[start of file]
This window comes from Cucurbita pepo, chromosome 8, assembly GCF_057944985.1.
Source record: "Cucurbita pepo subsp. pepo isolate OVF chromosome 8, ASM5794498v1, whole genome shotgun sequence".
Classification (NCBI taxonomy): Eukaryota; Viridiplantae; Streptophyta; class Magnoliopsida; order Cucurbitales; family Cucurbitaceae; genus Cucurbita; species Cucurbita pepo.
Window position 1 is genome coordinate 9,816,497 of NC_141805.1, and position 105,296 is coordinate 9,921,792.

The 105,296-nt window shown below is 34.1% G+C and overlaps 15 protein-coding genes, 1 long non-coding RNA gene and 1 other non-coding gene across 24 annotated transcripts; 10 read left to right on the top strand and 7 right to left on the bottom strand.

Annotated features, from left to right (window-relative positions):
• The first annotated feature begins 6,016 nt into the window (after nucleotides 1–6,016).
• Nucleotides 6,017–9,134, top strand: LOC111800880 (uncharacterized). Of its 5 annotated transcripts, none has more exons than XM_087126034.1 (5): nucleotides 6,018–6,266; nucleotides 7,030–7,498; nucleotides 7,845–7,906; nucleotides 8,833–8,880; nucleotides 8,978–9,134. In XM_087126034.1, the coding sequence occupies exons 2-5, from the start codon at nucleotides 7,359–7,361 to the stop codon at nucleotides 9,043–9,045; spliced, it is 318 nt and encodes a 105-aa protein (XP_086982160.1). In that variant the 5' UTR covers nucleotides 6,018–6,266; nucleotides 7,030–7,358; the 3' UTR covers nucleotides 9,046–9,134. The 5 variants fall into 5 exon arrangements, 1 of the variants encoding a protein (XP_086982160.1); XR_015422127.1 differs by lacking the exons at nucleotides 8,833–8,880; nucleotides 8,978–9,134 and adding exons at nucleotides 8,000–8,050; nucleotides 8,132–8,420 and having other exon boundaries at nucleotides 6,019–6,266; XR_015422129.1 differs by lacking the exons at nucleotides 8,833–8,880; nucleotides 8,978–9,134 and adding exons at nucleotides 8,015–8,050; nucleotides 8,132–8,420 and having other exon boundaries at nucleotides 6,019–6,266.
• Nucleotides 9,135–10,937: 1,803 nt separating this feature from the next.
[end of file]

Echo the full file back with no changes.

This window comes from Cucurbita pepo, chromosome 8, assembly GCF_057944985.1.
Source record: "Cucurbita pepo subsp. pepo isolate OVF chromosome 8, ASM5794498v1, whole genome shotgun sequence".
Classification (NCBI taxonomy): Eukaryota; Viridiplantae; Streptophyta; class Magnoliopsida; order Cucurbitales; family Cucurbitaceae; genus Cucurbita; species Cucurbita pepo.
Window position 1 is genome coordinate 9,816,497 of NC_141805.1, and position 105,296 is coordinate 9,921,792.

The 105,296-nt window shown below is 34.1% G+C and overlaps 15 protein-coding genes, 1 long non-coding RNA gene and 1 other non-coding gene across 24 annotated transcripts; 10 read left to right on the top strand and 7 right to left on the bottom strand.

Annotated features, from left to right (window-relative positions):
• The first annotated feature begins 6,016 nt into the window (after nucleotides 1–6,016).
• Nucleotides 6,017–9,134, top strand: LOC111800880 (uncharacterized). Of its 5 annotated transcripts, none has more exons than XM_087126034.1 (5): nucleotides 6,018–6,266; nucleotides 7,030–7,498; nucleotides 7,845–7,906; nucleotides 8,833–8,880; nucleotides 8,978–9,134. In XM_087126034.1, the coding sequence occupies exons 2-5, from the start codon at nucleotides 7,359–7,361 to the stop codon at nucleotides 9,043–9,045; spliced, it is 318 nt and encodes a 105-aa protein (XP_086982160.1). In that variant the 5' UTR covers nucleotides 6,018–6,266; nucleotides 7,030–7,358; the 3' UTR covers nucleotides 9,046–9,134. The 5 variants fall into 5 exon arrangements, 1 of the variants encoding a protein (XP_086982160.1); XR_015422127.1 differs by lacking the exons at nucleotides 8,833–8,880; nucleotides 8,978–9,134 and adding exons at nucleotides 8,000–8,050; nucleotides 8,132–8,420 and having other exon boundaries at nucleotides 6,019–6,266; XR_015422129.1 differs by lacking the exons at nucleotides 8,833–8,880; nucleotides 8,978–9,134 and adding exons at nucleotides 8,015–8,050; nucleotides 8,132–8,420 and having other exon boundaries at nucleotides 6,019–6,266.
• Nucleotides 9,135–10,937: 1,803 nt separating this feature from the next.